Thero is thus high authority for tho proposition that tho exceptionunder Section 73 is open to the accused.
Tho accused’s explanation is that when he was asked for tho Brovon hochecked the price from the Gazette and got the drug from the shelf. Atthat stago, according to him, thero was an argument as to whether thedoctor was not entitled to a commission, and ho wrote out the bill,inadvertently transposing the figure 9 for tho figure S, so that the pricehe meant to convey viz. Rs. 5 S9 becamo Rs. 5 9S.
The doctor has denied thero was any controversy in regard to commis-sion. Whilo it appears to mo moro probablo than not,, that tho doctor,a person who this very incident shows was tho typo of man careful notto bo deprived of nine cents, who was accustomed to obtaining the 10%commission given to doctors would ask for it, and that there would bo someargument when it was refused, it seems tome Jhat oven if there was no
1 (J955) 56 N. L. P. 433.
DE KKE'ISEE, J.—Munasinghe v. Pierts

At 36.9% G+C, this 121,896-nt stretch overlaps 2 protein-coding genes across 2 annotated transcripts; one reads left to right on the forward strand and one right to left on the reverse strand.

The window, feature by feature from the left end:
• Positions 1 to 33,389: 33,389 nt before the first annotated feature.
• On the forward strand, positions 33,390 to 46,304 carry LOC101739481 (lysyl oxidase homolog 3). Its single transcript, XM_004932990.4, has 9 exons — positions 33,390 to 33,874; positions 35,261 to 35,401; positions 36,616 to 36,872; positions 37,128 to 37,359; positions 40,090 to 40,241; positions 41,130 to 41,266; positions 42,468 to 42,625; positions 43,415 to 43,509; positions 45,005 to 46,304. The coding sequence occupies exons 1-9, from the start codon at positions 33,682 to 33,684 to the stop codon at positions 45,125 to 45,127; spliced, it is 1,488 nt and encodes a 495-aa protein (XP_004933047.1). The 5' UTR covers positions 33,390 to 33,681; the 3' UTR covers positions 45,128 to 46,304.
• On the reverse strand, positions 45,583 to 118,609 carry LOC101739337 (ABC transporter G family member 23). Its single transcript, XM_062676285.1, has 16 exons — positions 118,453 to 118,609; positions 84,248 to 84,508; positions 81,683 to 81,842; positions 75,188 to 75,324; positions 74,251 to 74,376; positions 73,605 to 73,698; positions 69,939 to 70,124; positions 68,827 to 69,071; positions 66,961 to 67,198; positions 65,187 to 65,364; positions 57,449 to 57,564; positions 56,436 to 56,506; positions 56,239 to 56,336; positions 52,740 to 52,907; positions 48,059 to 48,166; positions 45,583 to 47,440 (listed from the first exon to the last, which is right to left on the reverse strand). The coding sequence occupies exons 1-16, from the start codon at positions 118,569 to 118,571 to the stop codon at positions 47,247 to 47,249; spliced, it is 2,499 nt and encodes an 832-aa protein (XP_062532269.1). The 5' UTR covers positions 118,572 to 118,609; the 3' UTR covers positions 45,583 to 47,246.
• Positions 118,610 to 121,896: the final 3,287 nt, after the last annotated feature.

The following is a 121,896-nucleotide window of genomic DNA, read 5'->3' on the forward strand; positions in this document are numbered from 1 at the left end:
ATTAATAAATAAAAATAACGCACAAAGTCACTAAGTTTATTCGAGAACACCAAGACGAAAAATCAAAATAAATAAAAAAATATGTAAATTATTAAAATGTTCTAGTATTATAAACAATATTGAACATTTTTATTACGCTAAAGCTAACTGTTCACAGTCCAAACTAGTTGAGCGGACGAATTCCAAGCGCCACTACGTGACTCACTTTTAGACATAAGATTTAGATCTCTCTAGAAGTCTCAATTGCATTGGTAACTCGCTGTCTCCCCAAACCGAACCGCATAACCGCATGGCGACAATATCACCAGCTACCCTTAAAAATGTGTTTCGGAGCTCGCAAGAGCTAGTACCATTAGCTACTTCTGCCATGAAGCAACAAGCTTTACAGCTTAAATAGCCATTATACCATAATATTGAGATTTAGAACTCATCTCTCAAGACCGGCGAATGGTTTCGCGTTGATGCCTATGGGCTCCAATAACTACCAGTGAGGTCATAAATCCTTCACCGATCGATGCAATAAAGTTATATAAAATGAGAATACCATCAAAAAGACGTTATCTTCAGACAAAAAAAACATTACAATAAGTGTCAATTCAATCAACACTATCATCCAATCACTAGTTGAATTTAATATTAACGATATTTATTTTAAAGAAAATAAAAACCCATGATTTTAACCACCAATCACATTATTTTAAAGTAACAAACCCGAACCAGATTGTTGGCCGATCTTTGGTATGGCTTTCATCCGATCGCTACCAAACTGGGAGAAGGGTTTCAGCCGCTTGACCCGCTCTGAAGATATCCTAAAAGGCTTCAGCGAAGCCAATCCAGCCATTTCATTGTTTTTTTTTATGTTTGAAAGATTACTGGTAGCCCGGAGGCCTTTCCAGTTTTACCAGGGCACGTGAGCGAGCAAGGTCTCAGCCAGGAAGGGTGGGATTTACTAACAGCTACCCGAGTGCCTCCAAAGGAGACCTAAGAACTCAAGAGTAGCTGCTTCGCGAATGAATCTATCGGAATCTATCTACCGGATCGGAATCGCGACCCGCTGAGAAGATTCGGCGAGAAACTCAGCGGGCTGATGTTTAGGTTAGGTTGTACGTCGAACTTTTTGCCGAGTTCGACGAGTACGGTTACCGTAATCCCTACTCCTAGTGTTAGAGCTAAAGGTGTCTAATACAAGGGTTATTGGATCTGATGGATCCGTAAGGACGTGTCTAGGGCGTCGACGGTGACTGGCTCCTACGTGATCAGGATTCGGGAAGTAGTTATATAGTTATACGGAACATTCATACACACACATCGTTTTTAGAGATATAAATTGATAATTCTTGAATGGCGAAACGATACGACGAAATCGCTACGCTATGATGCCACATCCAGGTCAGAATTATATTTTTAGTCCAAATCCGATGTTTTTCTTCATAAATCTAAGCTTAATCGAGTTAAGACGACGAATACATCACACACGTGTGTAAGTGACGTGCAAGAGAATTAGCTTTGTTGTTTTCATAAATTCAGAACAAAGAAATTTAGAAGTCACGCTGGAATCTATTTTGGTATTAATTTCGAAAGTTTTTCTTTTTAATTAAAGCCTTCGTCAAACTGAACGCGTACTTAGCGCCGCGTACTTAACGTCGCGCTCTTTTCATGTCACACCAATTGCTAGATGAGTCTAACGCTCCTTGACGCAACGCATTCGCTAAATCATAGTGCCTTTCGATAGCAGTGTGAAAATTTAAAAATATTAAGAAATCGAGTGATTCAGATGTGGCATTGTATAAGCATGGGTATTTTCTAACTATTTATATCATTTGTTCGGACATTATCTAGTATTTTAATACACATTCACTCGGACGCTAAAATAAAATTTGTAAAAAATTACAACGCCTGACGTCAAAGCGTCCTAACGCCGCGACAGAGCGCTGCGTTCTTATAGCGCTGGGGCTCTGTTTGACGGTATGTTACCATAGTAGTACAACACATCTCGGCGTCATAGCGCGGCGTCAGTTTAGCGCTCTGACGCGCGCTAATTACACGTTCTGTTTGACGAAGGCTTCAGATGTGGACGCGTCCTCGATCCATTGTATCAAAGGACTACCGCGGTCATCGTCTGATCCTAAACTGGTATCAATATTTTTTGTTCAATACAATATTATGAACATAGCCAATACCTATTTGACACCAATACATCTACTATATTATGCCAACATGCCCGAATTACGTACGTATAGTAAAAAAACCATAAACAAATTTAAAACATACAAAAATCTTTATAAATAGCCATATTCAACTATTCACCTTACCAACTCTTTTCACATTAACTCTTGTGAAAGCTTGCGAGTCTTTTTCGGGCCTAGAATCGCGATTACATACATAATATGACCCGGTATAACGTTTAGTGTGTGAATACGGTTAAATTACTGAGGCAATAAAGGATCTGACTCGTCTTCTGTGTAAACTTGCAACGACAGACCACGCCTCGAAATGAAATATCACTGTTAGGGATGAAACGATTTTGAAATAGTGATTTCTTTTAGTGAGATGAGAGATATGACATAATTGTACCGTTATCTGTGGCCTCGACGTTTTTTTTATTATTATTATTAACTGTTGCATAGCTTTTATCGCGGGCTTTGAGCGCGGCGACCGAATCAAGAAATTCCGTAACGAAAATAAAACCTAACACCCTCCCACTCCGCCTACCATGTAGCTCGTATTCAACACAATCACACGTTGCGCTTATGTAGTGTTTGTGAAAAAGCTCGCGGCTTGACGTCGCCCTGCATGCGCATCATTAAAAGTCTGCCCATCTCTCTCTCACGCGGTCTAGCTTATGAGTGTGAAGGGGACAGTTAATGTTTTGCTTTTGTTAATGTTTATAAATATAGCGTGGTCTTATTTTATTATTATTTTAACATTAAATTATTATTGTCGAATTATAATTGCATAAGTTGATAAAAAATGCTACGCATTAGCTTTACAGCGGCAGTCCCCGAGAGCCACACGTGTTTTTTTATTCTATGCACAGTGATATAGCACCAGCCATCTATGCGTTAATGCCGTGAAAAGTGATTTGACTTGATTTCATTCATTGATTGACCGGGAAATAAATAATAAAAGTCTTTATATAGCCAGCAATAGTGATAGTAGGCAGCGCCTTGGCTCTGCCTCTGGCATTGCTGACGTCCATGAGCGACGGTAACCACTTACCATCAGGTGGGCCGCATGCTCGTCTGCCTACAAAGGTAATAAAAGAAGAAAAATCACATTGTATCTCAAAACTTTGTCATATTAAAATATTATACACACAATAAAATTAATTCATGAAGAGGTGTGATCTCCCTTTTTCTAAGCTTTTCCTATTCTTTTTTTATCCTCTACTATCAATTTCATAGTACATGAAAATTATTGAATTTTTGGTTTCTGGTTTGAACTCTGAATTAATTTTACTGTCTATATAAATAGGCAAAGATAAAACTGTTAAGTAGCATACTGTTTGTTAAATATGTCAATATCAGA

such controversy, the charging of the wrong price could still be due towhat accused says it was due to viz. a transposition of figures. The factthat the Price Control Order came in. only in 2.3.GS., six daj s before thisincident and that over 1,000 drugs became price controlled, makes itmore likely than not that the accused is telling the truth that lie had toobtain the price of Brovon by reference to the Gazette. The complainantis not in a position to say whether the accused consulted the Gazette ornot. According to the complainant the accused brought the Brovon tohim with the cash memo already written out, and from the cash memohe realised that the accused had charged him Rs. 5'9S. It seems to methat it is extremely unlikely that the accused who had taken the troubleto check the price would write out the bill immediately after with thefigures transposedexcept by inadvertence. If the complainant’s evidenceis true that there was an argument over the correctness of the price,the conduct of the accused as spoken to by the complainant is quiteconsistent with the accused behaving in that way because he wasconfident of the correctness of the price lie had set down, for had he notjust checked it in the Gazette ? Not unnaturally, the complainant whohad a'dispensary, and would therefore very likely have the Price Orderthere and who would have checked the control price of Brovon he wantedto buy, before he came to the pharmacy, would he annoyed at the'obstinacy of the accused in insisting that the price he charged wascorrect and react as he did.